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New for October 2005!
The comparator network (also known as an "arithmetic network")
is what processes the four quadrants of a monopulse antenna into
the SUM, Delta AZ, Delta EL, and Delta Q signals.
A monopulse antenna has four
feeds, which can be horns or other radiators. We'll use the convention
of the Cartesian coordinate system, where the quadrants are labeled
starting in the upper right, then go counterclockwise, in this case,
can be made with either 180 degree or 90 degree hybrid couplers.
We'll show you both ways!
comparators using rat-race hybrids
Below is a schematic representation
of a monopulse comparator using 180 degree rat-race couplers. We've
labeled the signals as they go through the network, so you can follow
the arithmetic. You could try to find a better explanation of this
important antenna concept somewhere else on the web, but you never
Check it out, someone stole
this figure and published
it in Microwave Journal article!
The lengths of lines labeled
"(L1)" don't matter, but they must remain the same phase.
The same goes for "(L2)" lines. With all monopulse comparators,
anything that introduces phase or amplitude errors on the four inputs
is going to kill the response. So when you are laying this out,
pay attention to every little detail, make the four inputs EXACTLY
the same, and keep as much symmetry as possible.
We used Eagleware's Genesys
program to simulate a rat-race comparator network, including response
versus azimuth angle. We found it slightly awkward to use, especially
in perfoming the comparator circuit math, which ideally is done
using vectors but Eagleware insists that you first convert everything
to real and imaginary parts first.
Our circuit model used a 50
um GaAs substrate (Er=12.9). We used 1 mm for the quarter-wavelength,
which works out to a center frequency of about 27.6 GHz. Below is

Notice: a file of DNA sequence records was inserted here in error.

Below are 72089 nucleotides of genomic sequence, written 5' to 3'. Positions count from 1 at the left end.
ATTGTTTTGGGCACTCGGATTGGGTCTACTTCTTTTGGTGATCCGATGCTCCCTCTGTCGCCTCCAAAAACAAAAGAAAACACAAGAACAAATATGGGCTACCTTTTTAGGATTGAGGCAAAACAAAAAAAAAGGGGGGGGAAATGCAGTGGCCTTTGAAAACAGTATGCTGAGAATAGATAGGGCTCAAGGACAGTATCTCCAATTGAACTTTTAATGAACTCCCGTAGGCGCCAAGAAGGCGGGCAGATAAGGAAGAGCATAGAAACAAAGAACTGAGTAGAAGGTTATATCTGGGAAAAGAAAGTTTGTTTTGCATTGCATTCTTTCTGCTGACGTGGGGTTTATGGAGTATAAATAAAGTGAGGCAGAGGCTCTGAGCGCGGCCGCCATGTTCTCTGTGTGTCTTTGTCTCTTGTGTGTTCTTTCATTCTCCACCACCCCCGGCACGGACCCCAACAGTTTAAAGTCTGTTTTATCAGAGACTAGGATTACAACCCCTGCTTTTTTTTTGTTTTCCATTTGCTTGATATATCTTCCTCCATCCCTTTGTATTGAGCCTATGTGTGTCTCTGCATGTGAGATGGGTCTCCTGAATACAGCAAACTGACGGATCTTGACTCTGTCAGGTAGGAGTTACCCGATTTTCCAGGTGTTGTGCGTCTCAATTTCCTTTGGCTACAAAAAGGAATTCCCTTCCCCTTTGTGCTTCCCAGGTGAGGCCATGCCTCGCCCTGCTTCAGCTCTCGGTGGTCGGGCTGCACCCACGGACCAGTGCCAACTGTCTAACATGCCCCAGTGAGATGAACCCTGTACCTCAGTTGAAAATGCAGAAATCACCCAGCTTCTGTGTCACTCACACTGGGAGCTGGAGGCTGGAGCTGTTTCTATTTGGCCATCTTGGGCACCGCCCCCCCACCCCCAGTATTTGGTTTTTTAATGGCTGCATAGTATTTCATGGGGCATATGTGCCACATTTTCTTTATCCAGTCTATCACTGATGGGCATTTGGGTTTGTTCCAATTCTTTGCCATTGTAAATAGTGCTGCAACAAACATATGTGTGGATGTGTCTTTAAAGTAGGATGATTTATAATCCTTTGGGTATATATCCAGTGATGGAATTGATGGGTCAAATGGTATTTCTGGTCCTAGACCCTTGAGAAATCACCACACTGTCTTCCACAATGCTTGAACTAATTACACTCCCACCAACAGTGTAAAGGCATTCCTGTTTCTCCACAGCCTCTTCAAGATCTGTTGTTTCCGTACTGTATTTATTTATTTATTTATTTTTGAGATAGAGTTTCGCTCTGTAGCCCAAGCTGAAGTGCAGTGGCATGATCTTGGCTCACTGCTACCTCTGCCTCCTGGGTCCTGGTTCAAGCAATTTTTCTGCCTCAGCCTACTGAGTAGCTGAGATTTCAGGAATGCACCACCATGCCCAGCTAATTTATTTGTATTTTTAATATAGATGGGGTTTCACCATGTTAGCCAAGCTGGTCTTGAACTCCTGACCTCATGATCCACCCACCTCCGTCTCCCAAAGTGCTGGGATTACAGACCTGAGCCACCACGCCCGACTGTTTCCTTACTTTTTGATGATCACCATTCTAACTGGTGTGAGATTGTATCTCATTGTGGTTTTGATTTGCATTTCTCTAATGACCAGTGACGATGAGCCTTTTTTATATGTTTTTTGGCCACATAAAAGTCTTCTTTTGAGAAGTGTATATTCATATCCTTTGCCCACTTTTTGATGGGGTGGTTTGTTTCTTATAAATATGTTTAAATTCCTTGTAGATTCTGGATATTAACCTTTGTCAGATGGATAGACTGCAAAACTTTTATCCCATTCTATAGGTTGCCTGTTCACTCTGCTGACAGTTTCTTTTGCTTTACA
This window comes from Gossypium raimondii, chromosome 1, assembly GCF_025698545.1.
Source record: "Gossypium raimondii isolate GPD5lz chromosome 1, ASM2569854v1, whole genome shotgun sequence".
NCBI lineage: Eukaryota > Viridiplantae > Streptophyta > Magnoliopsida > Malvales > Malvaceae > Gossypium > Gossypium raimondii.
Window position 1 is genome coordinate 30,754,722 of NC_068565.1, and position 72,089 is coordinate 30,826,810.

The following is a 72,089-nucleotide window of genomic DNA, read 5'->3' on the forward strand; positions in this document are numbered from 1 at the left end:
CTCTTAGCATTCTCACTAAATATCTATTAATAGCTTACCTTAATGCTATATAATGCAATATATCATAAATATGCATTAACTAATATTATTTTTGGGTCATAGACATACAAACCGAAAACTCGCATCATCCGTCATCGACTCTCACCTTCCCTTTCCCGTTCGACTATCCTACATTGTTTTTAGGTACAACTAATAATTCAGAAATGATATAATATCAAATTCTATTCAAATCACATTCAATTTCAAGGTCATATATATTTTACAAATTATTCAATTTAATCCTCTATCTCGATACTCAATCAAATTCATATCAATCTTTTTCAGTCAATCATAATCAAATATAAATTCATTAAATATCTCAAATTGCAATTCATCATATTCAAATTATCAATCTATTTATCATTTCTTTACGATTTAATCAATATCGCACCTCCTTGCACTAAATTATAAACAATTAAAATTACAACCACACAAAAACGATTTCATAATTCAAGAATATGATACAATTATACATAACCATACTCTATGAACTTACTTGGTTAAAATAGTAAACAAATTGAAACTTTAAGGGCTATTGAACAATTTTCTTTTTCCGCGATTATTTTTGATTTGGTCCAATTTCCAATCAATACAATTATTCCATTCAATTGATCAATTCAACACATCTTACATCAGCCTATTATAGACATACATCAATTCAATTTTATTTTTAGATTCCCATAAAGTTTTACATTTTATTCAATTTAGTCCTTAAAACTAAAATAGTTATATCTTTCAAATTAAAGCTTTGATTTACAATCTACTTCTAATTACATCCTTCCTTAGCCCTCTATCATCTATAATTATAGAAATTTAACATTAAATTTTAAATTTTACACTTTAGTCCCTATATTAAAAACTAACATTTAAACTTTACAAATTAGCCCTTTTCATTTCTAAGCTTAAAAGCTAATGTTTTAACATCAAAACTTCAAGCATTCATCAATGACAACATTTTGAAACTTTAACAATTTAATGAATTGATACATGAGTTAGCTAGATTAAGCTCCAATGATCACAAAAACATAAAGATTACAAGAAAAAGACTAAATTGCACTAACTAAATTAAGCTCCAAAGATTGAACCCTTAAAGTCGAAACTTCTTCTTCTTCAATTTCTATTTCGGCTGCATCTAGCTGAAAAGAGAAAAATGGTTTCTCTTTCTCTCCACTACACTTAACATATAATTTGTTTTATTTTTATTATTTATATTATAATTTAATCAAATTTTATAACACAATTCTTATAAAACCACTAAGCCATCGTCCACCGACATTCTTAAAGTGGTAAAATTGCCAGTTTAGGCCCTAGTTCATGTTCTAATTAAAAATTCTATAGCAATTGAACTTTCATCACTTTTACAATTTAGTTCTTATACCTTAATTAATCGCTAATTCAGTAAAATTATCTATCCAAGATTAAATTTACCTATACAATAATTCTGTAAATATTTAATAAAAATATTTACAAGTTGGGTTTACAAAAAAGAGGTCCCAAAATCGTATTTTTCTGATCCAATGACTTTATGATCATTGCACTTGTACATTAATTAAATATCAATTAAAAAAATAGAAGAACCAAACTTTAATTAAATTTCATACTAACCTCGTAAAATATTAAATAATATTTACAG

the schematic of the rat-race hybrid that we generated in Genesys:
The plots below
shows some of the S-parameter frequency responses of this four-port
rat-race network, in this case, the magnitude of the transmission
between port 1 and the other three ports. Note that port 1 is the
"sum" port, which means that a signal into this port splits
equally to in-phase signals to ports 2 and 4. Port 3 is the "difference"
port, which would also split equally into two signals at ports 2
and 4, but they would be anti-phase (180 degree difference).
Now it's time to build the comparator
network. We know that we need a better figure below. Ports 1, 2,
3 and 4 are the antenna quadrant inputs A, B, C and D. The transmission
lines TL1, TL2, and TL3 are used to add phase when the monopulse
is tipped off of boresight (we'll explan this below). Following
the arithmetic of the rat-race, signals at ports 2 and 4 are summed
at port 1, and subtracted at port 3, for hybrid network N2 (top
Here are the equations we came
up with to compute the sum and deltas responses using Genesys:
Yikes, that was painful!
Here are the transmission coefficients
of signals into the four antenna quadrants, out the sum port.
Now let's look
at the phases of the signals, and they exit the SUM, Delta AZ, Delta
EL and Delta Q ports. The SUM port has all signals nearly in phase:
The AZ port subtracts
the left signals (ports 2 and 3) from the right (ports 1 and 4):
The EL signal subtracts
the top signals (1 and 2) from the bottom (3 and 4):
We didn't plot
the Q-channel but it subtracts diagonally. Typically this output
is not used and just terminated.
Here are the sum and difference
channels versus frequency:
Here are SUM and AZ versus added
phase in the AZ plane, at center frequency:
comparator using 90 degree hybrids
Below is a schematic
representation of a monopulse using 90 degree hybrid couplers, in
this case, branchline couplers. The trick is to add a 90 degree
section to one of the inputs of the coupler, converting it to a
180 degree coupler (click here
to learn more). The layout has an advantage over the ratrace comparator
in that none of the signals are "trapped" inside the network.
The disadvantage is the bandwidth of this approach sucks!
In this comparator,
all of the blue lines are quarterwavelength. The lengths of the
four skinny black lines labeled "(L1)" don't matter much,
but they all must be the same. Again, use care when you lay this
out, errors of a few mils can mess up the response.
We didn't simulate
the branchline coupler comparator, but if we get bored one of these
days we will!